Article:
Volatility Gauges Tumble to New Lows Amid Complacency Fears

  • Bank of America MOVE Index closes at an all-time low on Monday
  • VIX within 2 points of record intraday low reached last month

JPM's Santos Reminds Investors That Volatility Is Normal

The markets are alive with the sound of ‘zzzzzz’ as the latest trading session marks yet another another record low for volatility gauges.

Bank of America’s MOVE Index, which gauges volatility in the U.S. Treasury market, has tumbled to an unprecedented 46.9 at the close of Monday’s trading session. The move means investors in the world’s largest bond market are shrugging off the potential for price swings, even as two titans of the industry up their bets on an uptick in U.S. inflation.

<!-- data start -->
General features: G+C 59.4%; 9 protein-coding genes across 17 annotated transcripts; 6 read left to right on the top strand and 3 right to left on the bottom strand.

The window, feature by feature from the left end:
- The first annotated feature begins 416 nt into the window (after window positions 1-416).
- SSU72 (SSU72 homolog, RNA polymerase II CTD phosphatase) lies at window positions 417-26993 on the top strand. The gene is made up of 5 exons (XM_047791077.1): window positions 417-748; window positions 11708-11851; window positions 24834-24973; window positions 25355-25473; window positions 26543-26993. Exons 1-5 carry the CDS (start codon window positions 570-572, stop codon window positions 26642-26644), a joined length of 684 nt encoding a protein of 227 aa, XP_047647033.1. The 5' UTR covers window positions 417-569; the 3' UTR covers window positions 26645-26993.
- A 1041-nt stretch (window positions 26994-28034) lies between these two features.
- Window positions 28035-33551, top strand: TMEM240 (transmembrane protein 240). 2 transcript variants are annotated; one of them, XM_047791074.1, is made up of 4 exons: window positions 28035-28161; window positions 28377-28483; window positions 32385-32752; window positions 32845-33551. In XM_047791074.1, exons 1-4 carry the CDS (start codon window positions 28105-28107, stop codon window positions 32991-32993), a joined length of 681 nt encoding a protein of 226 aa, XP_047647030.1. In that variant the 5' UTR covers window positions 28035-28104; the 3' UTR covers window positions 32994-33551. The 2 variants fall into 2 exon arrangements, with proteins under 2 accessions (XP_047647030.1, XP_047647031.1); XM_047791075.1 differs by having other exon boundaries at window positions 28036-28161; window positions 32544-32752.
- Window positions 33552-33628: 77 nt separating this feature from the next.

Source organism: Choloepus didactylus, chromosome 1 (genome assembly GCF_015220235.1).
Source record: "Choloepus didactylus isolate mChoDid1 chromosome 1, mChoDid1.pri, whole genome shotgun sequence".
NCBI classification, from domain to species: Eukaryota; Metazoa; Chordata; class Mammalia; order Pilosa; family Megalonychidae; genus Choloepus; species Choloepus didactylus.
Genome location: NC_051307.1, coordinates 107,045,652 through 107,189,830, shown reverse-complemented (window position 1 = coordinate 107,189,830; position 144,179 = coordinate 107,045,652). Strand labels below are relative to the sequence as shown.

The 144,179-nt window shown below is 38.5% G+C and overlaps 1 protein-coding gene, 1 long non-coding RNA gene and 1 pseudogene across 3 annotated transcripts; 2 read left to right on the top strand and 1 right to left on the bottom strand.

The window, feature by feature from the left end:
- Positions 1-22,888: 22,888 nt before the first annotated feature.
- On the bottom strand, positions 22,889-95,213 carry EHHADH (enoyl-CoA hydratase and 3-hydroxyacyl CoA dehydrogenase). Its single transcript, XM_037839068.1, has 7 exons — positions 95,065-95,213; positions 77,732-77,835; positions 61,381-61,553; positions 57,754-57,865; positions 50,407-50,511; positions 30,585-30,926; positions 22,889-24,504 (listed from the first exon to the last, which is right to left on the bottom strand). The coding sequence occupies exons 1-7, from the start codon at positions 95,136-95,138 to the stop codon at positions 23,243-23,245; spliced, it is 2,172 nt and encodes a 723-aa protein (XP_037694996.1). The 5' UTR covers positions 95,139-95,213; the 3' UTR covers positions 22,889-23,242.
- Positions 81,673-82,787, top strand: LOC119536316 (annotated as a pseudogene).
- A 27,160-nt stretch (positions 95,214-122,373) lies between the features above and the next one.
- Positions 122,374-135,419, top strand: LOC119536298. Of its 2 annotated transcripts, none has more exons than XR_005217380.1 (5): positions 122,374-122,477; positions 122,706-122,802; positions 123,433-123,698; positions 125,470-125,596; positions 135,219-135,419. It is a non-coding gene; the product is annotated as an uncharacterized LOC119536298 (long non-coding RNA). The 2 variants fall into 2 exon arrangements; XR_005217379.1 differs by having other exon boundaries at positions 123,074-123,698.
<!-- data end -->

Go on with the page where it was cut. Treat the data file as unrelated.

Meanwhile, their equity counterparts are in a similarly sanguine spot. The CBOE Volatility Index is 2 points shy of touching the all-time low of 8.84 it reached in July. At just 9.95, the measure is well below its five-year average of 14.84. Short VIX futures positions have also hit a fresh peak, as investors bet the subdued market conditions will last.

Developed-market currencies on the precipice of tighter monetary policies in the U.S. and the euro area are also uncharacteristically calm, with a JPMorgan index of expected volatility trading at 8, compared with a long-term average of 10.37.

Traders in the more turbulent emerging markets also aren’t placing bets on future swings in currencies, with the daily price change in three-month, at-the-money forwards -- a gauge of implied volatility -- at muted levels in recent sessions.

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